Gulf Today

India’s GDP set to grow 8% in Q1: Minister


NEW DELHI: India’s gross domestic product (GDP) is on track to grow by 8% or more in the quarter ending March 31, Finance Minister Nirmala Sitharaman said on Saturday.

The economy is expected to show the same rate of year-on-year expansion for the 2023/24 financial year, Sitharaman added, citing the impact of improved inflation management and macroecono­mic stability.

“Hopefully the fourth quarter ... will also have (growth) of 8% or above 8% resulting in 2023/24 having an average growth in GDP of 8% or over 8%,” Sitharaman said during an event in the financial hub of Mumbai.

India’s GDP data for the Jan-march quarter is due to be released on May 31.

Asia’s third-largest economy grew 8.4% in the October-december quarter year-on-year, outpacing the 7.6% growth recorded for the previous quarter.

India’s economy is projected to grow at 7.6% in the current fiscal year to March 31, according to the latest government estimates.

India’s economy grew at its fastest pace in one-and-half years in the final three months of 2023, led by strong manufactur­ing and constructi­on activity.

Asia’s third largest economy grew 8.4% in the October-december quarter, much faster than the 6.6% estimated by economists polled by Reuters and higher than the 7.6% recorded in the previous three months.

India has consistent­ly beat market expectatio­ns and is ranked as one of the fastest-growing economies in the world, with China struggling to recover ater the pandemic and the euro zone narrowly escaping a recession.

India revised its growth estimate for the current fiscal year to March 31 to 7.6% from 7.3%.

Such a strong showing in the last major economic data release before elections due by May could bolster Modi’s chances ater he made high economic growth one of his main platforms at rallies across the country.

India’s blue-chip Nity 50 index surged nearly 29% this financial year, ending March 31, powered by a booming economy and strong fund inflows that helped mark the best year for domestic stocks since a POST-COVID bounce in fiscal 2021. Aided by the rally in domestic equities, the overall market capitalisa­tion of all National Stock Exchange (NSE) -listed stocks jumped $1.5 trillion, or about 49%, over the last twelve months, to a near record high of $4.56 trillion.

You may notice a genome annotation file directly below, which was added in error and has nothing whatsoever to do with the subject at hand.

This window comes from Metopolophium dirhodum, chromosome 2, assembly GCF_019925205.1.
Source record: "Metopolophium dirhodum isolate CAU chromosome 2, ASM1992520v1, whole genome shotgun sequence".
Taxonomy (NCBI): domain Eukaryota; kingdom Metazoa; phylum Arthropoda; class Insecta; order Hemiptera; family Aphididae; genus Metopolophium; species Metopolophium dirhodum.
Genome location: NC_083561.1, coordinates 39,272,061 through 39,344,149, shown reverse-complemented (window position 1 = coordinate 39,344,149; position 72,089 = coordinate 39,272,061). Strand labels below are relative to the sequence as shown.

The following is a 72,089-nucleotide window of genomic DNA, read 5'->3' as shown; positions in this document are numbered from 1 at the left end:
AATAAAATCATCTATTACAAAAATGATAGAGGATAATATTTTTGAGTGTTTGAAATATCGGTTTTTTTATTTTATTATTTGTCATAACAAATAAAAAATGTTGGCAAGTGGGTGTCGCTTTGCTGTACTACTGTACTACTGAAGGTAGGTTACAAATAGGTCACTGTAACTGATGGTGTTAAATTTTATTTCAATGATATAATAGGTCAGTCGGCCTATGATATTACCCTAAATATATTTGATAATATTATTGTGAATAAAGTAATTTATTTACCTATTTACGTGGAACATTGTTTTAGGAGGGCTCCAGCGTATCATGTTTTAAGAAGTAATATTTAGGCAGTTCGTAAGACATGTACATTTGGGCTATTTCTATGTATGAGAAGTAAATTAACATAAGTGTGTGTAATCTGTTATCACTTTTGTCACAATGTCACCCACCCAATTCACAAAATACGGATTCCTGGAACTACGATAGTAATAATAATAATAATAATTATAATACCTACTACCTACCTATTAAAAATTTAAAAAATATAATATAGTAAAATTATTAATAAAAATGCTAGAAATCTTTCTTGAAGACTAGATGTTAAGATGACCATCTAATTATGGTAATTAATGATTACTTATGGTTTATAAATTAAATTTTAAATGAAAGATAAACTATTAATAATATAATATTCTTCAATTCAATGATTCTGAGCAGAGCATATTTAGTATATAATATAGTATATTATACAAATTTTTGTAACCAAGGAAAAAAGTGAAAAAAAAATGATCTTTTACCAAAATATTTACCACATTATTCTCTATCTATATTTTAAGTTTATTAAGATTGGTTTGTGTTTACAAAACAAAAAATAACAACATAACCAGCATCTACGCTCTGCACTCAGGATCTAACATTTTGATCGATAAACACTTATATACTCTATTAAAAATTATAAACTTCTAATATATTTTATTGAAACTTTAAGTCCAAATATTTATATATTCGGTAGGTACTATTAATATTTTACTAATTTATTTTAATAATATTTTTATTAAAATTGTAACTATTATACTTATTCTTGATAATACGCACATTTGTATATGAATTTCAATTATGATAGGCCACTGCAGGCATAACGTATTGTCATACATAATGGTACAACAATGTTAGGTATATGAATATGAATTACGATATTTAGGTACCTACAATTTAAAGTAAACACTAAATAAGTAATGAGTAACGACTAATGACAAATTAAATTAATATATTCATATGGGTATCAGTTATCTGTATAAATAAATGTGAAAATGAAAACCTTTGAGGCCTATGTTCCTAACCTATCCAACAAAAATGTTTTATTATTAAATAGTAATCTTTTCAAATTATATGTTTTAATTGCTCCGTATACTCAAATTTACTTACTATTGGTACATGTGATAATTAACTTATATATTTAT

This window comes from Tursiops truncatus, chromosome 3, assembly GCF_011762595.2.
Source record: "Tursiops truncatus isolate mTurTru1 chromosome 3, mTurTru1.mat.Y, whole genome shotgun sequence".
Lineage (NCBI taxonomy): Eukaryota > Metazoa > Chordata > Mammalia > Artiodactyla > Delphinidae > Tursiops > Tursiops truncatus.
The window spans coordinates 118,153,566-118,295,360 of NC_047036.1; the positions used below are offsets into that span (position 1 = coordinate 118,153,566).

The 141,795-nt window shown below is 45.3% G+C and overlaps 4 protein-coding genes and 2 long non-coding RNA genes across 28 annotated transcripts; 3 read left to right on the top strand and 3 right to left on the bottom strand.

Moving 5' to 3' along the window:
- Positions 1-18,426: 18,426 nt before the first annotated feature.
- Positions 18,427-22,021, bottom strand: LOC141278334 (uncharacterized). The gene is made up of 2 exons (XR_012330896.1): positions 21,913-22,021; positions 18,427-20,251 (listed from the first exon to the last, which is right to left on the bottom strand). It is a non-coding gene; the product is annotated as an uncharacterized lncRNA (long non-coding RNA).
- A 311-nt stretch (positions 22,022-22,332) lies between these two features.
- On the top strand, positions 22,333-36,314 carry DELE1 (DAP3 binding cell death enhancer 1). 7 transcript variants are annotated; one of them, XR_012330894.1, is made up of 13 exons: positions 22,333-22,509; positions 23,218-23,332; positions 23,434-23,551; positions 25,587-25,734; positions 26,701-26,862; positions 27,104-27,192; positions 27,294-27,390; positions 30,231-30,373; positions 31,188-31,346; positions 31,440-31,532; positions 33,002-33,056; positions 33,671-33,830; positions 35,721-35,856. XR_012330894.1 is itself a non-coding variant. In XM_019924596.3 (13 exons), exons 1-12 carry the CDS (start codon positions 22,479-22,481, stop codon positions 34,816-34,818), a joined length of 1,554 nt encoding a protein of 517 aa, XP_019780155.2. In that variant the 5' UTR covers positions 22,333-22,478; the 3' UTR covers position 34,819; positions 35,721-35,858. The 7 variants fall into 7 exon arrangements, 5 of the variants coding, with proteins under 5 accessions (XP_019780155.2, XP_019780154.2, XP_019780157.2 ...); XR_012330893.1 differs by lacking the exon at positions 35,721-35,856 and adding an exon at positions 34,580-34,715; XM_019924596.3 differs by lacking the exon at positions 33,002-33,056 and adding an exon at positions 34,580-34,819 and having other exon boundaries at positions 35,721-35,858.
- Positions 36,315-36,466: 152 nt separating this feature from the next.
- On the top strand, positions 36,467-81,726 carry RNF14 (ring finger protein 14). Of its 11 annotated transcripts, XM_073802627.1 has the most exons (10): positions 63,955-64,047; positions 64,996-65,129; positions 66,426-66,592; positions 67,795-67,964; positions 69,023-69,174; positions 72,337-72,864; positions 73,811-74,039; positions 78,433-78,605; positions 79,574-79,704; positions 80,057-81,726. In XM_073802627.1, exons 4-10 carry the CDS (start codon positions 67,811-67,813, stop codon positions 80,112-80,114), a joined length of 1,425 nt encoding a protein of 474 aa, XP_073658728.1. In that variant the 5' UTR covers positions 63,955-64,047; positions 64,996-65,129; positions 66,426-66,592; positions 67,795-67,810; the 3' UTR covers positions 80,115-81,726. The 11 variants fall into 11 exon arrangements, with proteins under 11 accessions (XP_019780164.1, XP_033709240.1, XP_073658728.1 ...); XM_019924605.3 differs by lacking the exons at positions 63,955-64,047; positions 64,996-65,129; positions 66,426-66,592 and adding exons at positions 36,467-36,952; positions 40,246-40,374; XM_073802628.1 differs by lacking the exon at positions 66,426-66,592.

India’s growth has also outpaced its Asian peers, with the domestic economy speeding towards growth of 7.6% in fiscal 2024, the fastest among large economies. India’s stock benchmarks were among the best performing indexes globally in fiscal 2024, only outperform­ed by the Nasdaq (.IXIC)

The Nity also recorded its biggest rise in fiscal 2024 since 2021 when record high foreign inflows powered a 71% rise from COVID-19 led lows. Previously, the biggest gain for the index was in fiscal 2010 when stocks rebounded from a drop post the global financial crisis.

RESILIENCE OF STOCK MARKET: The resilience of the Indian stock market and the improving macros of the Indian economy forced the foreign porfolio investors (FPIS) to turn buyers in India, says V K Vijayakuma­r, Chief Investment Strategist, Geojit Financial Services.

The distinct trend in FPI flows this year is the erratic nature of equity flows in contrast to the steady positive trend in debt inflows.

The year began with equity outflows of Rs 25,743 crore in January which turned into a mild positive inflow of Rs 1538 crore in February and a sharp spurt to Rs 35,098 crore inflows in March, he said.

FPIS were big buyers in capital goods, automobile­s, financials, telecom and real estate. They were sellers in IT. FPI inflow into debt has been steady this year and has reached an impressive figure of Rs 55,857 crore in 2024 so far, he added.

Alok Agarwal, Head Quant & Porfolio Manager, Alchemy Capital Management, said Foreign Porfolio Investment (FPI) holdings in the Indian market has dropped to a decadal low of 16.6 per cent in 2023, largely due to a selloff triggered by porfolio underperfo­rmance and a spike in US bond yields. Despite the drop, FPI inflows in FY24 remained robust, indicating continued foreign investor confidence in the Indian market.

Additional­ly, the emergence of retail investors in the Indian stock market has played a crucial role in counterbal­ancing the impact of FPI outflows, with domestic mutual funds and direct retail investors significan­tly increasing their free float ownership of NSE listed companies, thereby reducing the influence of FPI flows, he said.

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